Events are unstructured particulars and their identity conditions are to be stated in terms of necessary spatiotemporal coincidence. In contrast, Davidson says that events are unstructured particulars, with their identity conditions to be given in terms of sameness of causes and effects; and Kim says that events are structured particulars, with their identity conditions to be given in terms of sameness of their constituents. The consequences of my view are then traced for mental events.
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  16. Manuel Bremer (2008). David Smith and Amie Thomasson, Editors, Phenomenology and Philosophy of Mind. Minds and Machines 18 (3):417-419.
  17. Mario Augusto Bunge (1980). The Mind-Body Problem: A Psychobiological Approach. Pergamon Press.
  18. Alex Byrne (1993). The Emergent Mind. Dissertation, Princeton University
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  19. Keith Campbell (2008). Review of Simone Gozzano, Francesco Orilia (Eds.), Tropes, Universals and the Philosophy of Mind: Essays at the Boundary of Ontology and Philosophical Psychology. [REVIEW] Notre Dame Philosophical Reviews 2008 (8).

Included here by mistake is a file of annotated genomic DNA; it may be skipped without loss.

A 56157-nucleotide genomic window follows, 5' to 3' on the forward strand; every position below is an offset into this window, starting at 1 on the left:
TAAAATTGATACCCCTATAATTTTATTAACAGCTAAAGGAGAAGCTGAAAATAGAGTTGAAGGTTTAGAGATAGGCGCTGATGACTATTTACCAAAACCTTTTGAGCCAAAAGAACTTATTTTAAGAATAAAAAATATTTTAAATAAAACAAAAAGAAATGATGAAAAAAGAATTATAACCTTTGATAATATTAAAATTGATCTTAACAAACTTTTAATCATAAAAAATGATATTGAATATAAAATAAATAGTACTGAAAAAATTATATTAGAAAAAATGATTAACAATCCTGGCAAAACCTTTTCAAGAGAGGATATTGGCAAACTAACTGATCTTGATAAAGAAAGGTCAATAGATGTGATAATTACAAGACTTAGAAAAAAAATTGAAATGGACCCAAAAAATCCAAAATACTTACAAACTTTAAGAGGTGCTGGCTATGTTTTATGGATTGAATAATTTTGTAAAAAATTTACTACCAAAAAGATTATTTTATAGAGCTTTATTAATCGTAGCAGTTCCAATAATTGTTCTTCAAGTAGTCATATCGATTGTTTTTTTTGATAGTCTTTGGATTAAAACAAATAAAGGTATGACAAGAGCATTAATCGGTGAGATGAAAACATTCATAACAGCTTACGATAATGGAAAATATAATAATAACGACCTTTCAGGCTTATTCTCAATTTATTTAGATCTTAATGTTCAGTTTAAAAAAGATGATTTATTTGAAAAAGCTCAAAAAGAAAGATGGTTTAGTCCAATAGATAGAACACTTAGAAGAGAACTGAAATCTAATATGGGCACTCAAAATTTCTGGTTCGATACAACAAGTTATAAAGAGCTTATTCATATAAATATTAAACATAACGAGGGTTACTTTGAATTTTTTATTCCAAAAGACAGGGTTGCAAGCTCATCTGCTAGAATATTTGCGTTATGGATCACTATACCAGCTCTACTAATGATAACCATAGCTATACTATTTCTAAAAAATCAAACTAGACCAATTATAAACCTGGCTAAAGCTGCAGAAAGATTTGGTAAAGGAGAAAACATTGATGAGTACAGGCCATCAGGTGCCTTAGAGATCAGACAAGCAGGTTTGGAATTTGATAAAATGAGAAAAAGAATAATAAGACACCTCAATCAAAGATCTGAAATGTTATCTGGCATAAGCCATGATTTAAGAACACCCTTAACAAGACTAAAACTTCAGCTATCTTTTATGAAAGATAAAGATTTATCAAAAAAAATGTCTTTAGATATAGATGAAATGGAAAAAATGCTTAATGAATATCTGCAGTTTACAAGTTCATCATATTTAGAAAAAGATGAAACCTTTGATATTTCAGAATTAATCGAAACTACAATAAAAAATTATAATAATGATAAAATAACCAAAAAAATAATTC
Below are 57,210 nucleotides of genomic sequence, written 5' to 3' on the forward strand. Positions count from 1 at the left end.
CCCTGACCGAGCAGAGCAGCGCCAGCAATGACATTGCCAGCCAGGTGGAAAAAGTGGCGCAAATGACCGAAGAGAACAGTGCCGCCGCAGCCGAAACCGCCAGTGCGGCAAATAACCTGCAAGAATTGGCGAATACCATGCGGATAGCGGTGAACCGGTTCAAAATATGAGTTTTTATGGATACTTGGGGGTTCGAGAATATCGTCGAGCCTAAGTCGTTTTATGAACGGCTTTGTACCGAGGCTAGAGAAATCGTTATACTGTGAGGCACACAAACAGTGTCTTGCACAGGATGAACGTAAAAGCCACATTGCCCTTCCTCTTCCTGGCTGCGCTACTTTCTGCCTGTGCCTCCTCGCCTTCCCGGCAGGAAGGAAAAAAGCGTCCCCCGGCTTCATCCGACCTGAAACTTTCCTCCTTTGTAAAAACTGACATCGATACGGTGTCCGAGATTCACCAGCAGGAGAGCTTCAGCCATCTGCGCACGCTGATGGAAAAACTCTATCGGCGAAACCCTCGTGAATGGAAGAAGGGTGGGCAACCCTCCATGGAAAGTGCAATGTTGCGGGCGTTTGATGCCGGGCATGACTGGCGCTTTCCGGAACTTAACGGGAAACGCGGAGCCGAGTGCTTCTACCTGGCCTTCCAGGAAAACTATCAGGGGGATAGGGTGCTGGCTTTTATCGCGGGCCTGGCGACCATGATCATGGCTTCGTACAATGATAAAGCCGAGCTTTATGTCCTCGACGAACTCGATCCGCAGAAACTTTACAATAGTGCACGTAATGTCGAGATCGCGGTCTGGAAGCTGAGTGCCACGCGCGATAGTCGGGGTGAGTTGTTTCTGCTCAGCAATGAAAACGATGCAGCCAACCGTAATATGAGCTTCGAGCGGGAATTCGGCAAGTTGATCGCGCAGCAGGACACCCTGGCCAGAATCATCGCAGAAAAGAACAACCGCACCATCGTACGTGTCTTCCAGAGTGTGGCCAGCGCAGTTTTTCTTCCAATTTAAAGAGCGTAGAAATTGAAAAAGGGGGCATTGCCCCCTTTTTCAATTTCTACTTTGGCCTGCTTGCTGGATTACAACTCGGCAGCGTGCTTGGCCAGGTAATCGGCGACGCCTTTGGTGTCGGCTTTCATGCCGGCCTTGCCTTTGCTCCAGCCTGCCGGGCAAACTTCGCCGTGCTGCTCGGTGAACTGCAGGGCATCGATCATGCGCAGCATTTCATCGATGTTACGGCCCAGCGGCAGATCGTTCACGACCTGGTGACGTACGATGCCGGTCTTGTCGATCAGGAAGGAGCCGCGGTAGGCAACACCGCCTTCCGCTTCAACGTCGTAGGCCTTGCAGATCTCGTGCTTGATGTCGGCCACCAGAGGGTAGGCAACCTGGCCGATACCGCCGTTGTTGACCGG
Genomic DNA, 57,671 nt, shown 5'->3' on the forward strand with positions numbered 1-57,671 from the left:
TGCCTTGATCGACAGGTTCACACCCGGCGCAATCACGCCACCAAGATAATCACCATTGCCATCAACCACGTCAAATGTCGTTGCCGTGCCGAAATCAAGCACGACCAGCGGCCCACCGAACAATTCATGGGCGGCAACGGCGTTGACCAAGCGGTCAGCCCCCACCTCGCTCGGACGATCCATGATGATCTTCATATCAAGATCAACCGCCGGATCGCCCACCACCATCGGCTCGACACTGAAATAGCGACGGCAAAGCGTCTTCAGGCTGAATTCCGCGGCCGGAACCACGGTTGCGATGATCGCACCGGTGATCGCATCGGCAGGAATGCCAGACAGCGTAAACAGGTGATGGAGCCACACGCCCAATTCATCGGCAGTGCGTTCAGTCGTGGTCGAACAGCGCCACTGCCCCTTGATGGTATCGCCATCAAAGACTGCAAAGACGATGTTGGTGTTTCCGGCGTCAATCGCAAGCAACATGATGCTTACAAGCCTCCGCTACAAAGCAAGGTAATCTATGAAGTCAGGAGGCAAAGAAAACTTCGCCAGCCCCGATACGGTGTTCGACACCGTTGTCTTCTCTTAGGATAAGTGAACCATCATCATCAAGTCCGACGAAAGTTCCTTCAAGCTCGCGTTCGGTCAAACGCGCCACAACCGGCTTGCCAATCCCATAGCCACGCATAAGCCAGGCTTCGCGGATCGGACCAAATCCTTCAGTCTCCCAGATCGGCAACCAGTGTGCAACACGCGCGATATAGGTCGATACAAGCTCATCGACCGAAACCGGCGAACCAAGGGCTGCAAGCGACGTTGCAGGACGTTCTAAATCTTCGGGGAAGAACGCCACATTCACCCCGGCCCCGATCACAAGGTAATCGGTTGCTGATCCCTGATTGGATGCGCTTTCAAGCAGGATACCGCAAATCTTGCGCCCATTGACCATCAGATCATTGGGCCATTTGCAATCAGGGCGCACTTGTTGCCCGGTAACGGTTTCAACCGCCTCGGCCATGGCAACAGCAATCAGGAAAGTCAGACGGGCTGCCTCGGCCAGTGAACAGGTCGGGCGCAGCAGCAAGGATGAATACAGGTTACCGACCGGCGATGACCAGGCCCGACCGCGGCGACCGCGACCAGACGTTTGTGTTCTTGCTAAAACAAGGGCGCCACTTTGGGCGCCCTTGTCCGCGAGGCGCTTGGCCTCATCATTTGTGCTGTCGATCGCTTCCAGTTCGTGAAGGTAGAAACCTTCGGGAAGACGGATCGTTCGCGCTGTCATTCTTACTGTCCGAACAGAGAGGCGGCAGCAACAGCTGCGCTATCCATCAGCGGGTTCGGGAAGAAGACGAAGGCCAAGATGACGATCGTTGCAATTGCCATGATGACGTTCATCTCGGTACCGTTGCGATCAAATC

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  20. H. Wildon Carr (1920). Dr. Wildon Carr's Theory of the Relation of Mind and Body. Journal of Philosophy, Psychology and Scientific Methods 17 (21):579-580.
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  21. Richard L. Cartwright (1968). Propositions Again. Noûs 2 (3):229-246.
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  22. Chung-ying Cheng (ed.) (1975). Philosophical Aspects of the Mind-Body Problem: [Proceedings]. University Press of Hawaii.
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  23. Noam Chomsky (1994). Naturalism and Dualism in the Study of Language and Mind. International Journal of Philosophical Studies 2 (2):181 – 209.
    (1994). Naturalism and dualism in the study of language and mind. International Journal of Philosophical Studies: Vol. 2, No. 2, pp. 181-209. doi: 10.1080/09672559408570790.
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  24. Arkadiusz Chrudzimski (2005). Intentionalität, Zeitbewusstsein Und Intersubjektivität. Studien Zur Phänomenologie von Brentano Bis Ingarden. Ontos.